(ATTN: RECASTS lead; ADDS info in last 5 paras)
By Song Sang-ho
SEOUL, July 12 (Yonhap) -- Defense Minister Song Young-moo on Thursday cautioned against rising speculation over conventional arms control with North Korea, stressing that the first step toward the goal is building confidence with the communist state.
Song made the remarks amid a flurry of reports on possible measures for arms control, such as relocating the North's long-range artillery away from the border and suspending the construction of the South's front-line military facilities.
"The most important thing (for now) is building confidence between the militaries of South and North Korea," Song told reporters two days before the first anniversary of his inauguration.
"After building full trust following general-grade talks, working-level talks and ministerial talks, (we can discuss arms control) ... The current talk of arms control in advance ... I don't think that sequence is right," he added.
To facilitate the trust-building process, the minister noted the need to start with measures that the two sides can easily enforce rather than making inordinate demands that could break the cooperative mood.
The talk of arms control surged after South Korean President Moon Jae-in and North Korean leader Kim Jong-un agreed in their April 27 summit agreement to "carry out disarmament in a phased manner, as military tension is alleviated and substantial progress is made in military confidence building."
Experts have said that the arms control process might proceed largely in three steps -- either in a linear progression or in a way that the steps are combined together to reach the disarmament goal. The first step, they said, is confidence building, while the second and third steps are "operational and structural" arms control processes, respectively.
The operational arms control refers to the repositioning of front-line military equipment or facilities to make them less threatening to a potential adversary, while structural control means literally curtailing the size of troops and weapons systems.
The two Koreas have recently taken some steps to enhance mutual trust, such as agreeing to fully restore their military communication channels.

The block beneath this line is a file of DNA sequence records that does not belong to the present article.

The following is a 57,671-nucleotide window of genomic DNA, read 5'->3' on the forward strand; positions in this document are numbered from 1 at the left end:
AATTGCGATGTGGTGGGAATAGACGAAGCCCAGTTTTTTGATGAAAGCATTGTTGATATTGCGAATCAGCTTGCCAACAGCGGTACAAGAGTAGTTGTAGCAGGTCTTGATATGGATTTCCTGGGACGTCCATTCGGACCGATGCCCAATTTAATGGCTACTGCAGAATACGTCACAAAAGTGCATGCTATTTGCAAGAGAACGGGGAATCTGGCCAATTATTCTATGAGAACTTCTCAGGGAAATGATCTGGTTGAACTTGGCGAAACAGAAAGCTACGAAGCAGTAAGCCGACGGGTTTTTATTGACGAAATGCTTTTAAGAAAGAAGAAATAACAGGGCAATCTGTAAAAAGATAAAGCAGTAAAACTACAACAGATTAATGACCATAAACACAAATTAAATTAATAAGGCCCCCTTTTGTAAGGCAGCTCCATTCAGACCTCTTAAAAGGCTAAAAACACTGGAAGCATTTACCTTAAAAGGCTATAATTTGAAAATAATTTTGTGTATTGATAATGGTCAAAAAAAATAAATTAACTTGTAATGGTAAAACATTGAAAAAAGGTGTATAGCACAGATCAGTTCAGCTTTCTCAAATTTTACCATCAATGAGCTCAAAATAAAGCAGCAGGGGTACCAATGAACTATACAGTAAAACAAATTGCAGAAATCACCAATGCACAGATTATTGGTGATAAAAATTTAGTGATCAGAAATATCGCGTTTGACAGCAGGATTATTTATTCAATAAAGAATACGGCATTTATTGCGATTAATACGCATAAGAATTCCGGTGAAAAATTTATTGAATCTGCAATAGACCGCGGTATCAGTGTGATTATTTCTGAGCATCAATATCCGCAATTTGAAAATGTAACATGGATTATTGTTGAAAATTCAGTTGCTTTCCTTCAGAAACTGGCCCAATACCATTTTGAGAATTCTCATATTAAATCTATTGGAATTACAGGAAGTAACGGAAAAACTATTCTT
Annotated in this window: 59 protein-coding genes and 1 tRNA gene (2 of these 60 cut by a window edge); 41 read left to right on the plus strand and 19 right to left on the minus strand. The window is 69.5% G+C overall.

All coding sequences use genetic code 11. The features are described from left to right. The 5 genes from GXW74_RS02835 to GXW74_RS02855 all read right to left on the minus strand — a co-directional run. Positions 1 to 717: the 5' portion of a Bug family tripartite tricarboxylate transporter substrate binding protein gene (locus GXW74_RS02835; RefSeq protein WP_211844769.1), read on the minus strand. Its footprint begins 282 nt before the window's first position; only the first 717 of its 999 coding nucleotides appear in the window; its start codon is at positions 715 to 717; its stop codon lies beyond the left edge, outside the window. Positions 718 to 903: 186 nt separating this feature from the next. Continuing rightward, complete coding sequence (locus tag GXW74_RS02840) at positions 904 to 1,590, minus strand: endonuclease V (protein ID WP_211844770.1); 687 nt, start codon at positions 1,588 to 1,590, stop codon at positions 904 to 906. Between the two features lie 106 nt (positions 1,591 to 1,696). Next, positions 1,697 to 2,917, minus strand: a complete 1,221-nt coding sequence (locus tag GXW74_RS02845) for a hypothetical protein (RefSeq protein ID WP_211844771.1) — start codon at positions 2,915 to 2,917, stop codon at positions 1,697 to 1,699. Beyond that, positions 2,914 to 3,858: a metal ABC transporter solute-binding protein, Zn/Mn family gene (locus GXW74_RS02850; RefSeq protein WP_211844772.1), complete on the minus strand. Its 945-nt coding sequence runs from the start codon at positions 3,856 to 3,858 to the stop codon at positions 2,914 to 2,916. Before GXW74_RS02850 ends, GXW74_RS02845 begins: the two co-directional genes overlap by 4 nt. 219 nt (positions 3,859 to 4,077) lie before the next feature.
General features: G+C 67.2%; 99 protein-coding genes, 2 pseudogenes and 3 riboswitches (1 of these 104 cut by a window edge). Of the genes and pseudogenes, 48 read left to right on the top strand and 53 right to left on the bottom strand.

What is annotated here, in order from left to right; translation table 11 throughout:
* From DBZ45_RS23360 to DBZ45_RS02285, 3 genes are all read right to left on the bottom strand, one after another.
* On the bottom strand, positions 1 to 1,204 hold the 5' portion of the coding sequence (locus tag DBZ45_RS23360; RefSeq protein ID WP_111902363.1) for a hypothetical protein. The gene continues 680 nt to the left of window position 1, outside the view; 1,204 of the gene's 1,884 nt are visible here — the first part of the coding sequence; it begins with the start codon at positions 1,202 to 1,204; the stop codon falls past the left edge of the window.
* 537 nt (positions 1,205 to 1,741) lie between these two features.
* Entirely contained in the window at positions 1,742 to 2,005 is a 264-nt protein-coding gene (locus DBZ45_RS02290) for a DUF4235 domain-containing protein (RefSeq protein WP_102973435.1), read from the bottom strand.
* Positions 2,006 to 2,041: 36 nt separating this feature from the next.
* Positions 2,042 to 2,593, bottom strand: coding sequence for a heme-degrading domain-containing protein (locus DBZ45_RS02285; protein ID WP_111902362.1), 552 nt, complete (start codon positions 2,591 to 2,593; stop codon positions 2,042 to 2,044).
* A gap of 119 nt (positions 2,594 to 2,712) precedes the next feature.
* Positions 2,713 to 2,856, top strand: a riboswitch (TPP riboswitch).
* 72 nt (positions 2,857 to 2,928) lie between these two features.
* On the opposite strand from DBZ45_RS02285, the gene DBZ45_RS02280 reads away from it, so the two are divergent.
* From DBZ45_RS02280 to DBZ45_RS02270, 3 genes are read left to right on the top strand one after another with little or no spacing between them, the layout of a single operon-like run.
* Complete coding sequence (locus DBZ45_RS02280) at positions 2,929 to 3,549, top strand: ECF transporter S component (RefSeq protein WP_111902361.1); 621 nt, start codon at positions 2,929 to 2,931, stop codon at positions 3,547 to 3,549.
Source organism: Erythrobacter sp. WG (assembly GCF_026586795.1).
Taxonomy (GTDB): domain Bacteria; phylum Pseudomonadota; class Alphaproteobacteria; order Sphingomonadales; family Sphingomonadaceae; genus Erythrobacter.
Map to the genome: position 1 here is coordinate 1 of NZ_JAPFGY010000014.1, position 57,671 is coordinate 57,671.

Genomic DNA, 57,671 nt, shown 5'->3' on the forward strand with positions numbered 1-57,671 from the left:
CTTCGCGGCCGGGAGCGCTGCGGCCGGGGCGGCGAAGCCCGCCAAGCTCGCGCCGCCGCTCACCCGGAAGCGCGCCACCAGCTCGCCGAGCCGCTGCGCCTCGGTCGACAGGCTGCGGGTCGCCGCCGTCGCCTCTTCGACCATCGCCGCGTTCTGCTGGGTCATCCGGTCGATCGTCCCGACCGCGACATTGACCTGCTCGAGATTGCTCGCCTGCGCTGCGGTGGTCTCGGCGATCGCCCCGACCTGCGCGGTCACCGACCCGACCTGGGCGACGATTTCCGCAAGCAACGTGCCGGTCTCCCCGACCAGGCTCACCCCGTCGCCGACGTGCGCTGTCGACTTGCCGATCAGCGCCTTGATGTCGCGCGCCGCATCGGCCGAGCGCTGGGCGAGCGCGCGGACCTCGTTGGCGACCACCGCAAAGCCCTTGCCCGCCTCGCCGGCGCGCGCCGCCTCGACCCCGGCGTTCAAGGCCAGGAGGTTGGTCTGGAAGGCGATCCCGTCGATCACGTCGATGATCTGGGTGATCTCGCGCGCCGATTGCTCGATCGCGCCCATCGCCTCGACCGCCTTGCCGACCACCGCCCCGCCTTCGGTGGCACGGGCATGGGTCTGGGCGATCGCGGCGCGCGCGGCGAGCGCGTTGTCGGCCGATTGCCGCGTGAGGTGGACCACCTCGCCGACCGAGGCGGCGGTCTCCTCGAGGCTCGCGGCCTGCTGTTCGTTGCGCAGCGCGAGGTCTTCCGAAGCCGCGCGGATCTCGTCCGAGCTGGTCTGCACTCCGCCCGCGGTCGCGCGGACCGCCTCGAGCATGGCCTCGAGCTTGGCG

Touching on the current mood for reconciliation and peace between the two Koreas and between the United States and the North, the minister said it is a double-edged sword.
"Regarding the inter-Korean relations, the U.S.-North Korea relations and the South Korea-U.S. ties, I have told my junior colleagues, as well as U.S. military officials, that we are expected to walk on a new, untrodden path," he said.
"There are two sides ... One is about challenges, while the other is about opportunities ... The military should prepare for both ... (but) we need to focus on (how we prepare for) the challenge side rather than the opportunity part," he added.
As for the direction of his defense reform drive, Song stressed such major objectives as enhanced civilian control over the defense establishment and the "balanced" development of the Army, Navy and Air Force.
"Civilian control is not that the president, the commander-in-chief, who may not know the military well, commands the military from a military perspective ... The raison d'etre of the military is to uphold the wish of the president even if he may not know (the military) well," he said.
"What would happen if civilian control does not work properly? Like the era of Japan's militarism, the military would control civilians and justify its control over the state," he added.
Mentioning the ongoing efforts to draft a defense reform blueprint, he dismissed concerns about dissonance among policymakers.
"It is not that we have differences, but we are in the process of reviewing what it lacks and complementing it," he said.
"There will, sooner or later, be an opportunity to explain to people the defense reform philosophy and its detailed process," he added.
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